The cold night air echoes with the scratches and clicks of shoes on pavement, creating a rushed percussion beneath choruses of restaurant-bound Ann Arborites. Inside, waiters pronounce the evening’s courses to packed tables. Full glasses and steaming plates warm up diners amid clinking silverware and conversation. It’s Restaurant Week in Ann Arbor.
Ann Arbor Restaurant Week
Jan. 16 through 21
Various locations around Ann Arbor
$12 lunch, $25 dinner
“It’s one week of one priced dining,” said Maura Thomson, the executive director of the Main Street Area Association. Beginning Jan. 16, the biannual event will showcase 41 restaurants, each offering a menu that includes a fixed lunch price of $12 and a three-course dinner menu for $25. Sava’s, The Chop House and The Blue Nile are among the participating restaurants offering specialized menus.
Although it’s well established, the event has been around for less than two years. According to Thomson, the first Restaurant Week was held in June 2009 when a local restaurateur who had visited San Diego during its own Restaurant Week wanted to use the concept in Ann Arbor.
“It was sort of a grassroots effort — no budget,” Thomson said. “The first time around we had everything donated — printing services, graphic design services … We got 22 restaurants to participate.
“The point of Restaurant Week, for us, was using it as a vehicle to give people another reason to come downtown,” Thomson continued. “And as it turns out, it was a win-win, because not only did it bring people downtown — we filled tables.”
For some, the event serves as a first impression of what local restaurants have to offer. According to Hope Mleczko, a manager at Seva, the fixed price menu attracts people who may not otherwise dine at Ann Arbor restaurants.
“Sometimes people decide they really like it here and come back quite a bit,” she said.
But Thomson also sees Restaurant Week as something important for those who frequent the area.
“In a way it’s like saying thank you to those regular, local downtown supporters,” she said. “We want the people who are always coming to these restaurants to come in and say, ‘Hey, this is a great deal and I appreciate this.’ ”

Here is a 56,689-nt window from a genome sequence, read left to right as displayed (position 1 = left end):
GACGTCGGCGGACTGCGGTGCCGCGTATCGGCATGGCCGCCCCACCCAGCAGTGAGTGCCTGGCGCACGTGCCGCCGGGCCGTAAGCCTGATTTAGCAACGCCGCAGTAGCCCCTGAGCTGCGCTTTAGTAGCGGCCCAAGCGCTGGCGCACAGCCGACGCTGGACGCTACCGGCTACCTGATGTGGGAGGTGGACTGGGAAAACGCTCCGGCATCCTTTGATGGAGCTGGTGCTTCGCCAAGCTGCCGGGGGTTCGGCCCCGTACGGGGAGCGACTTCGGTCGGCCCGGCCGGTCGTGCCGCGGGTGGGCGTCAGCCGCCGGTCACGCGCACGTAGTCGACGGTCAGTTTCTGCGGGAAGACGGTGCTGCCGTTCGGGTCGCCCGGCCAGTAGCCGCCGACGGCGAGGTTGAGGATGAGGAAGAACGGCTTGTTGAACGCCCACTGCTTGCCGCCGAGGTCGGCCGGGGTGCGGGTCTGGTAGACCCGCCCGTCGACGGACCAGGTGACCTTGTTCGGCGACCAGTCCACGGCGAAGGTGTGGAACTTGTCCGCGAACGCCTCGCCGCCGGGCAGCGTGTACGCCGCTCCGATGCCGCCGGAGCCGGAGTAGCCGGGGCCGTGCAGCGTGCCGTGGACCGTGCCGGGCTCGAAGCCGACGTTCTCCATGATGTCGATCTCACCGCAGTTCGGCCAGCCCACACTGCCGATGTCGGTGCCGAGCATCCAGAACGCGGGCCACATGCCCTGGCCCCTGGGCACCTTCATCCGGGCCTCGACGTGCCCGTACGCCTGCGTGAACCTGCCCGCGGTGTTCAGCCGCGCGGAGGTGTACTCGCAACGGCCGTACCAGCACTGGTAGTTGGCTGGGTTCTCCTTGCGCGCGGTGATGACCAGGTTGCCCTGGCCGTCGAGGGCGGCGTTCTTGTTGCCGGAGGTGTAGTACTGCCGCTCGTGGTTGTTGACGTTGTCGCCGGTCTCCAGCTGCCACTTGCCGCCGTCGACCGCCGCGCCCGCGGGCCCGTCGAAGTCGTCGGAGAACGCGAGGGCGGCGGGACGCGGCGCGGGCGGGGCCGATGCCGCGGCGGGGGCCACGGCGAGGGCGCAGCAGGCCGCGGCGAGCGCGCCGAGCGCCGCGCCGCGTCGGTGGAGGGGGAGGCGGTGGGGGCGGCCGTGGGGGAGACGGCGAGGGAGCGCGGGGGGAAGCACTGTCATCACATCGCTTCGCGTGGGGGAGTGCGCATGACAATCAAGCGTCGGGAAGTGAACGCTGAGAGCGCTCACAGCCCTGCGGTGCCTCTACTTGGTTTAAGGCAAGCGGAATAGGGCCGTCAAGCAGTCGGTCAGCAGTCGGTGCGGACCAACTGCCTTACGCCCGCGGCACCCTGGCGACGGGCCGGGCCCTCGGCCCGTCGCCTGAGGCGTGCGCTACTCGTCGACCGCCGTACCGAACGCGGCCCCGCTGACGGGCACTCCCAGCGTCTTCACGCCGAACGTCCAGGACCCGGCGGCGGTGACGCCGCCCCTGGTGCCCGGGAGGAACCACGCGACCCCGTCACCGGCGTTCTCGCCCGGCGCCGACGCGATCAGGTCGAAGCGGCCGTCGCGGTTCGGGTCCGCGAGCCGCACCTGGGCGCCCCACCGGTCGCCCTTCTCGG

As eager foodies swarm downtown Ann Arbor next week, restaurants plan to carefully maintain a worthwhile dining experience.
“We just want to make sure that the dishes are delicious and representative of the food we usually serve, but also things that don’t take a lot of effort on the spot,” Mleczko said.
To create this experience, there is an artful balance between upholding quality service while still infusing dishes with flavor one can relish. The focus on this equilibrium is what makes Restaurant Week successful.
“It’s not just about coming down and having dinner or coming down and purchasing something,” Thomson said. “It’s about coming downtown, walking on our sidewalks, under the lights, amongst other people … it’s all about this entire experience versus just one interaction.”
In the future, Thomson would like Restaurant Week to be similarly attractive to participants on a larger scale, reaching visitors from Indiana and Chicago.
“I’d like Restaurant Week to become a week where Ann Arbor really becomes a destination,” she said.
But for now, Restaurant Week is focused on showcasing local flavor and providing savory experiences for those who attend.